Document Type thesis Author Name Kim, Jin Kyung Email Address jinkyung.kim at wpi.edu URN etd-042514-133724 Title A Conceptual Framework for Assessing Post-Earthquake Fire Performance of Buildings Degree ME Department Fire Protection Engineering Advisors Brian J. Meacham, Advisor Nicholas A. Dembsey, Reader Keywords earthquake building damage performance-based design post-earthquake building fire fire following earthquake Date of Presentation/Defense 2014-04-25 Availability unrestricted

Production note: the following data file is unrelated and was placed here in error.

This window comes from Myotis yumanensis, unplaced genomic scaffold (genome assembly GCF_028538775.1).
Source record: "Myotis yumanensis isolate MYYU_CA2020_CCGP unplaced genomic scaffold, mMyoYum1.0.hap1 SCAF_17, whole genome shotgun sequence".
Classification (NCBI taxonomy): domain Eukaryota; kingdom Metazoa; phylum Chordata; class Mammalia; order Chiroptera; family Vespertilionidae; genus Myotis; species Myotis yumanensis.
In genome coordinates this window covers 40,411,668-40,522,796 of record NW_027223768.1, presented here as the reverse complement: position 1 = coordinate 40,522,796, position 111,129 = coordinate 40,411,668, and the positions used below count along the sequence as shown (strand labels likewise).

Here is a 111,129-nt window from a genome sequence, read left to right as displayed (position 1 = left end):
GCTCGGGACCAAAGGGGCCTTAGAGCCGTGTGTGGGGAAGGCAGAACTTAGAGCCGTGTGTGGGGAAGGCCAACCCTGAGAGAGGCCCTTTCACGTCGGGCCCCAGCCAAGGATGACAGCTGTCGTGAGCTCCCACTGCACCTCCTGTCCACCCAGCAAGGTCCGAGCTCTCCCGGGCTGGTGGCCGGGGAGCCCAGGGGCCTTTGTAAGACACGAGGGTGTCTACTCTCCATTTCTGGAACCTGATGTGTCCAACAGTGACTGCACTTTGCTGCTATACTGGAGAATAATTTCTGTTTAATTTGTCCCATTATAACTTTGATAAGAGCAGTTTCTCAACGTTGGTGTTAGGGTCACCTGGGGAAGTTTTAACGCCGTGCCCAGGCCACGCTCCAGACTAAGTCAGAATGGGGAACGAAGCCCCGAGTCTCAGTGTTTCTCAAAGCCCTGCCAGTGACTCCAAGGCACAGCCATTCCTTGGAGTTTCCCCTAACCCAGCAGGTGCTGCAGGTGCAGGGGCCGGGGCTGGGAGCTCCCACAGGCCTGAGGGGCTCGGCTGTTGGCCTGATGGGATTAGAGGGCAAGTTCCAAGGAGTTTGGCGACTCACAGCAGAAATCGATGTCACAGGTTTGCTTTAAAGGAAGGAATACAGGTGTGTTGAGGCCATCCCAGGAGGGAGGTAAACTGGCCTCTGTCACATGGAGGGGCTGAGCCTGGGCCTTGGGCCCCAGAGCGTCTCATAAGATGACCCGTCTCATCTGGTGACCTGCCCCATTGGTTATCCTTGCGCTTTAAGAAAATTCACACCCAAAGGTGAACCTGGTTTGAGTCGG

Earthquakes can severely damage building structural and nonstructural systems and components, including active and passive fire protection and egress systems. If the occurrence of such damage is not anticipated at the design stage, the impact of a post-earthquake fire could be significant, as building and fire protection systems may not perform as expected. Unfortunately, even though both the seismic and fire engineering communities utilize performance-based approaches for designing well-performing and resilient buildings under earthquake and fire hazards respectively, each discipline carries out their associated building performance analyses independently. As a result, fire protection engineers have little guidance as to how to estimate structural and nonstructural building systems and component damage as inputs to help them develop post-earthquake building fire scenarios. To help bridge this gap, a conceptual framework is developed that illustrates how performance-based approaches for earthquake and fire engineering analysis and design can become more integrated for the development of post-earthquake fire scenarios. Using a fictional building in an earthquake prone area as an example, the conceptual framework is implemented to show (a) how earthquake-induced damage to building fire protection systems could be estimated using an earthquake performance assessment tool, (b) how the damage estimates might be translated into physical damage parameters in a way that is meaningful for developing post-earthquake building fire scenarios, (c) how the damage states might be implemented in terms of fire and egress modeling input parameters, and (d) how this information could be used to and compare post-earthquake building fire safety performance to a normal(undamaged) building fire conditions.
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